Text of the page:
Scientists believe that there may be a black hole at the centre of our galaxy, the Milky Way, but there are other explanations for why our galaxy whirls at such a great rate. It is a basic law of the universe that all things spin and as we have seen from Chapter 1, the spin is inherent in the actual structure of the universe at the prime level. This spin is expressed as momentum and bulk angular momentum increases with the size of the object. Large planets will then rapidly revolve much faster than small planets. In the case of Neptune, it rotates once every ten hours. Earth, being smaller, only rotates once every 23 hours 56 minutes. Planets therefore can be seen as debris left over from the initial dust cloud conditions that form stars. The dust having been created by the imploding massive yet short-lived blue white stars of the early universe.

The secondary phase stars tend to come into existence with associated debris around the outside much later in the scheme of things. The debris coalesces into stable orbits and planets according to the density of the material. Rocky planets tend to be on the inside and the lighter, gaseous planets on the outside - much the same as a fairground ride: if you are on the outer horse of the carousel you are going much faster than on the inner horse of the carousel. This tends to sort things out through the action of centrifugal force.

We estimate that in our galaxy there are approximately 120 billion stars. Our galaxy is one of twelve galaxies rotating around the Andromeda Galaxy, which is approximately twice the mass of our own Milky Way. Our own part of the universe also contains a cluster of galaxies, which we call a Super Galaxy Cluster. Correspondingly, there are voids in space where there is very little matter and we call these Super Voids. As you can gather, the whole of the process of the universe revolves around one thing, and that is density of matter. Matter is thick space - space is thin matter, so that density is a good indicator of the distribution of energy in the universe. Matter can be regarded as frozen energy, energy that has been stabilised. As we have seen, there is enough energy in one cupful of water to destroy a whole county in an atomic explosion should we decide to liberate the atomic energy that is frozen or imprisoned as matter.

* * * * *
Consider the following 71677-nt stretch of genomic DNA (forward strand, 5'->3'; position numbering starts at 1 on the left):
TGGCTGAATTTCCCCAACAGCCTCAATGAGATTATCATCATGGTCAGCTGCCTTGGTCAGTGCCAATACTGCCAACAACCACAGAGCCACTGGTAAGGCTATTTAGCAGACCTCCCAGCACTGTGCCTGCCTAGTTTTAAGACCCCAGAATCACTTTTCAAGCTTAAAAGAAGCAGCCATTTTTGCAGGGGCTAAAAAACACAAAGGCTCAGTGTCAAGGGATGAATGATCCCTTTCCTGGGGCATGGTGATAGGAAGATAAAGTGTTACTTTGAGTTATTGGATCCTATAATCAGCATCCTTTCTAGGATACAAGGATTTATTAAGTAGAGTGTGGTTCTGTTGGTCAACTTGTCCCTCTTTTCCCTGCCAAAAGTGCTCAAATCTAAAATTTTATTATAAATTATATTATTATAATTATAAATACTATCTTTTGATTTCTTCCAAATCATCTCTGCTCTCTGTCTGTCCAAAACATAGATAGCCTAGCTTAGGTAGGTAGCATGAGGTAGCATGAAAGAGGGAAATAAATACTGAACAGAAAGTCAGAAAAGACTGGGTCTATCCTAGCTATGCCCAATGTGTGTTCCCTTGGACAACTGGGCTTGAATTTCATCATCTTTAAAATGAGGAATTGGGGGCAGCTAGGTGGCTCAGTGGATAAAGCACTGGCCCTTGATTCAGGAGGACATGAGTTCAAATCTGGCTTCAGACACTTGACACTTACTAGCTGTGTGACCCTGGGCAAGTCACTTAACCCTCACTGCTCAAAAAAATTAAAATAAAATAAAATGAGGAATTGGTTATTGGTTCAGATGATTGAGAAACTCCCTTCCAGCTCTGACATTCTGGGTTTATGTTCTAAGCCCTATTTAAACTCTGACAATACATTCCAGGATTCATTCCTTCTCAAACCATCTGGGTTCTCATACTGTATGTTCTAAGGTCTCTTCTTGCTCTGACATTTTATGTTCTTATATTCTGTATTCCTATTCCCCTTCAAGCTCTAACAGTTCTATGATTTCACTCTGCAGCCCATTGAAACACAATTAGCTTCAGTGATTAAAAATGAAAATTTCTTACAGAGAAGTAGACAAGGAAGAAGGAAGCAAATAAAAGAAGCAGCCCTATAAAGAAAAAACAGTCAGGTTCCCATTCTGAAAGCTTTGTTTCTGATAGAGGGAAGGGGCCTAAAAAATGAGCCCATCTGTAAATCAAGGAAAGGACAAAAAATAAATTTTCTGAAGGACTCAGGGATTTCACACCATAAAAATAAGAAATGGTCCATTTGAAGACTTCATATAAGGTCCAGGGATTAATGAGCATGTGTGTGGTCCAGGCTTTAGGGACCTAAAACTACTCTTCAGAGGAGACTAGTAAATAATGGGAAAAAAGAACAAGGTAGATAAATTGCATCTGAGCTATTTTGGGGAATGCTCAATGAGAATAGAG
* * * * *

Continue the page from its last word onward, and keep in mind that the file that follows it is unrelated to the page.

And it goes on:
Density increases, as matter becomes more solid. We happen to live on a planet, which has an average density of around 5.46 grams per cubic centimetre. But how do we know that?

In 1798, Henry Cavendish estimated the density of the earth by using a torsion balance. The "Cavendish" dataset contains his 29 measurements of the density of the earth, presented as a multiple of the density of water. The average measurement is 5.42, suggesting that the density of the earth is 5.42 times the density of water. However, a histogram or boxplot shows that the measurements are slightly skewed right with a low outlier. These slight departures from normality indicate that the median measurement, 5.46, is a better estimator of the earth's density than the mean.

For example, we measure the density of water at 20o Celsius as being 1 - that is 1 gram per cubic centimetre (courtesy of Napoleon Bonaparte). This simply means that 1 unit of density is the equivalent to the value for water, which is the most common found substance covering the surface of the Earth. This comes from the metric measurement, which says that 1 cubic centimetre of water equals 1 gram, therefore 1 litre of water equals 1 kilogram. Density of rock on the surface, being made of silica, is approximately 2.3; iron is about 7.8 times heavier than water; lead is 11.2 times more dense than water; mercury 13.6 times more dense than water and gold 19.5 times more dense than water. Therefore gold will sink in mercury, whereas lead will float. So density is another way of sorting out materials and we think that the central core of our planet is molten iron, which is the densest part of our planet.

Now we come to the concept of free energy, as you can observe, all things spin and therefore if we could tap into this spin, or gravitational energy, then we would have a free supply of pollution-free energy for the future. It is merely a question of being able to plug into this commonly observed phenomenon. There are a number of machines that claim to have been able to do this using various electronic means or mechanical means and this will be discussed in another chapter later on in the book. But certainly free energy does exist, because the earth rotates upon its own axis without anybody pushing it and nobody is paying a bill, so the whole concept of ‘you must pay for your energy’ has to be reviewed in the light of this. As I have said before, the only crisis on this planet is ignorance. At the moment we have to pay for every drop of energy that we use through fossil fuels, coal, oil or gas, because of the effort people have to expend to extract them from the earth. As I edit this we are indeed fighting a war at this very minute in the Gulf region over the issue of oil, among other major concerns. These sources are stored sources and non-renewable in the immediate future. Therefore we have to look towards more alternative energy sources that are renewable.